Veteran actor Olu Jacobs and wife, Joke Silva are Nigerian top acclaimed artistes who are both recognized internationally for their positive impact in the movie industry. The celebrity couple has been married for 28 years and the love they have for each other is undeniable and unquestionable. The lovely couple in a recent interview with Vanguard talks about the secrets of their marriage. “We are each other’s very close friend. It’s not as if we don’t have close friends outside our marriage, but I think we are both each other’s number one close friend. The other thing is mutual respect, the fact that we both share the same passion about the area of entertainment that we are in” Joke Silva
How I met my husband
I met him at the National Theatre while we were rehearsing for Jero’s Metamorphosis by Professor Wole Soyinka in 1981. I was to play Sister Rubeka and he was playing the role of Prophet Jero and, at the same time co-directing the play. That was where we met.
What happened when I met him?
People had been talking about him before I arrived the country because he was based in the UK at that time. Everybody was talking about him, especially Miss Ene, the then Artistic Director of the National Theatre and Dr. Ashiwaju. They had met in England and I guess he would have been the Chiwetel Ejiofor of that time. Just as what Chiwetel is to this present generation, so he was then.
He was one of the top African actors in England at that time, whether on stage or on screen. He was the talk of the town. So, I was looking forward to meeting him; when I finally saw him, he was quite a handsome man. Our first meeting, if I could remember vividly, I went to call Miss Ene to come and watch our rehearsal. They were in a production meeting, and, when I entered the office, the first thing he uttered was, “This is the woman I am going to marry.”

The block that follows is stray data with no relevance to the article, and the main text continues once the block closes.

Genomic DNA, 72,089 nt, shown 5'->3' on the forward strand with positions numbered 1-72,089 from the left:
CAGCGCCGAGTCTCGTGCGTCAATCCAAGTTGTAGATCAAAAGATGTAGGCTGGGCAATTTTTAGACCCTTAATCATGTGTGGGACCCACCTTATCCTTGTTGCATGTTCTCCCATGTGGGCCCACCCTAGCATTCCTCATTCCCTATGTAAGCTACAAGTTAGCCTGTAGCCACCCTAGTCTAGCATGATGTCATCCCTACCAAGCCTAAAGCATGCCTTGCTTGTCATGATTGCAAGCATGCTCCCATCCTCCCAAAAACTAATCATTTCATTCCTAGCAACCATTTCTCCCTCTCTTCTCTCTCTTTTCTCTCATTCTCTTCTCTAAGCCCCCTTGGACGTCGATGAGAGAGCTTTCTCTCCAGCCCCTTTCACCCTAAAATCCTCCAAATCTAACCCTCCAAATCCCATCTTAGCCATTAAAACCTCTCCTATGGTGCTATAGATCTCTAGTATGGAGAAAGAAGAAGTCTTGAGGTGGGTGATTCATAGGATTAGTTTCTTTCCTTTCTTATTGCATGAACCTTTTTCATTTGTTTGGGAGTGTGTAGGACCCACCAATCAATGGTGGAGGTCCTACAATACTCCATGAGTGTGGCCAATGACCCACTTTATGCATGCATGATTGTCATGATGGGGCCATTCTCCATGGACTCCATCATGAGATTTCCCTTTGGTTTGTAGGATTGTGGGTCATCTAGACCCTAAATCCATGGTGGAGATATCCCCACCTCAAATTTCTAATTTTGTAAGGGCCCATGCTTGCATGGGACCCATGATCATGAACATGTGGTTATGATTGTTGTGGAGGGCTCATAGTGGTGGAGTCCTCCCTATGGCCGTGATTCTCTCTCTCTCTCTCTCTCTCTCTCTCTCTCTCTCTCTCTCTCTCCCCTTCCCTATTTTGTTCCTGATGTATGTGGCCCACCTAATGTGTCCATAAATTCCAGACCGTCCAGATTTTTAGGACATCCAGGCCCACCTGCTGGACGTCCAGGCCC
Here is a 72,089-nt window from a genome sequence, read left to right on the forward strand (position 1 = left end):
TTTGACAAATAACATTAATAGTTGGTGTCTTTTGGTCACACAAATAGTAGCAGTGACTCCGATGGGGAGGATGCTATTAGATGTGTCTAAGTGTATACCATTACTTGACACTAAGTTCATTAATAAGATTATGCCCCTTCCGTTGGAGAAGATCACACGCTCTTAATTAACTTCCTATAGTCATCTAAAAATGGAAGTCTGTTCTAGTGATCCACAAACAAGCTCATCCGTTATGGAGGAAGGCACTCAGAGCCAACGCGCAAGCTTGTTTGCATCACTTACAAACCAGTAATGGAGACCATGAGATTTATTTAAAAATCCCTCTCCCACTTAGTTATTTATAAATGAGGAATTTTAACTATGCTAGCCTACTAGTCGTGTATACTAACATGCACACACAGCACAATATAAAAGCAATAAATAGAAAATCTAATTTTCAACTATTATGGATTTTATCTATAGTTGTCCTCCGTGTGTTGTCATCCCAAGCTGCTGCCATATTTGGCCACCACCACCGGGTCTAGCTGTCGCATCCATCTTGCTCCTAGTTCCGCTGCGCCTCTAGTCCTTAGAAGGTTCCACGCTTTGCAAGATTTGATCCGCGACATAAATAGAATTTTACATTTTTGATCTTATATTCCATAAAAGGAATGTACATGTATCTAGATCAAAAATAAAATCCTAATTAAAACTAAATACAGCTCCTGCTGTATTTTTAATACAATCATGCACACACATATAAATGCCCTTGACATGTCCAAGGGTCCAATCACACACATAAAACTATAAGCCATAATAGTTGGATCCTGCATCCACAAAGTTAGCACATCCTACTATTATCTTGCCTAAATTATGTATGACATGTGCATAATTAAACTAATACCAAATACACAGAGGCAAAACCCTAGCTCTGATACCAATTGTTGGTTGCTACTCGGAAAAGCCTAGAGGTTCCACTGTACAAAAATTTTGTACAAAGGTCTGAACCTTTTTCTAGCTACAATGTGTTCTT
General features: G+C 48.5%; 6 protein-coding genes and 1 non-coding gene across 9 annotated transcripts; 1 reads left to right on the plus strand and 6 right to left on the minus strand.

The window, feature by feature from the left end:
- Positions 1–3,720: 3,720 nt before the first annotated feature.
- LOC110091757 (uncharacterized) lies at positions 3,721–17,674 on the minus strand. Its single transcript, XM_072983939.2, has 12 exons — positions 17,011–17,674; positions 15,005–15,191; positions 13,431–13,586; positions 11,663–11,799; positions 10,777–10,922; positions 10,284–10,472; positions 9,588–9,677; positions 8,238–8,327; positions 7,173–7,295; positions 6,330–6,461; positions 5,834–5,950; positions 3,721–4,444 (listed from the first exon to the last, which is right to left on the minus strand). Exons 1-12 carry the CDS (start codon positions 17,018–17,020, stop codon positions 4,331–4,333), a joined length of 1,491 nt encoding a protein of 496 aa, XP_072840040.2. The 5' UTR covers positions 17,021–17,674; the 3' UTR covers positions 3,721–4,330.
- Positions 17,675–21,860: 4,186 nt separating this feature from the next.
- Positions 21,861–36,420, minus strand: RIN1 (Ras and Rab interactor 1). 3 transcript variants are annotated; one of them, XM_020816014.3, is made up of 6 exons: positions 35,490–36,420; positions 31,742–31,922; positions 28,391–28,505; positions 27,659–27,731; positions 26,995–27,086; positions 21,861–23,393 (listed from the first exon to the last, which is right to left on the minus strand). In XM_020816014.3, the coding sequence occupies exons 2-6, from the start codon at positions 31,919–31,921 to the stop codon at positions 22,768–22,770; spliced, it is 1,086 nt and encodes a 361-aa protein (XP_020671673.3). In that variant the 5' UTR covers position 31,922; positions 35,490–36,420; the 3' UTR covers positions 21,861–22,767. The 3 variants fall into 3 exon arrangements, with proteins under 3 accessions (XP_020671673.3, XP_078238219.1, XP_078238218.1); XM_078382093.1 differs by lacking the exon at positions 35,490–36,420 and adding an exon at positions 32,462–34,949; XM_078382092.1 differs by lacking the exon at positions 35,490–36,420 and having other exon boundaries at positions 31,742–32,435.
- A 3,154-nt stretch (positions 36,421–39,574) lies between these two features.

When I left the office, I said to myself, `How can anybody say it just like that?’ He always insisted that I eyed him every now and then. We started out as very good friends. Four years later we got married. We met in 1981 and married in 1985.
Courtship before marriage
We started courting before he proposed to me. But the proposal came after four years of our courtship. He proposed to me in Tunisia while he was on a movie set called, ‘The Pirate’, directed by Roman Polansky. I was in a drama school in London. So, I visited him briefly in Tunisia to spend some time with him, and later flew back to England. We have been married for 28 years now.
He had a lovely sense of humour. He was also very passionate about his work. Additionally, he had a very broad shoulder and a very lean body like that of our last child. Basically, the attraction was his sense of fun and style. He really had, and still has a sense of style. You can never find Olu dressed shabbily, it’s not him. I remember the early years of our marriage, after 1993, things got rough with us, after pumping all our money into an investment.
We used to work ourselves to the bone. And it used to upset us that we couldn’t dress the way we liked to. But there were responsibilities to take care of. That was an attraction as well; his sense of style, honesty and high integrity.
What has kept your marriage going?
Friendship. We are each other’s very close friend. It’s not as if we don’t have close friends outside our marriage, but I think we are both each other’s number one close friend. The other thing is mutual respect, the fact that we both share the same passion about the area of entertainment that we are in. Of course, the various challenges that we’ve faced over the years , we’ve learnt how to surmount them together. At different times when it is necessary, we have both learnt to forgive each other. I guess the sum total of what I’m saying is that God’s grace has been present in our marriage.